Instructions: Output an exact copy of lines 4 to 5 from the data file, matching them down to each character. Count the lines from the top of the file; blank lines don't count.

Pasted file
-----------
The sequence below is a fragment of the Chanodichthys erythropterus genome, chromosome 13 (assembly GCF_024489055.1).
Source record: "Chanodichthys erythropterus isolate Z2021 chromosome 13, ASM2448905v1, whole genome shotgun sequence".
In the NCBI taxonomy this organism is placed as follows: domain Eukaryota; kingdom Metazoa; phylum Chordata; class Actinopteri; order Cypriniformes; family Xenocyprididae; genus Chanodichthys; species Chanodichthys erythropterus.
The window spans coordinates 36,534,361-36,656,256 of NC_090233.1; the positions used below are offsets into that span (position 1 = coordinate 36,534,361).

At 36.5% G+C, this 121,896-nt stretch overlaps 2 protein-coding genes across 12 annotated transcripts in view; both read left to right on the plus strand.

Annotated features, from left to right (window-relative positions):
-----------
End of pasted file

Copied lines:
The window spans coordinates 36,534,361-36,656,256 of NC_090233.1; the positions used below are offsets into that span (position 1 = coordinate 36,534,361).

At 36.5% G+C, this 121,896-nt stretch overlaps 2 protein-coding genes across 12 annotated transcripts in view; both read left to right on the plus strand.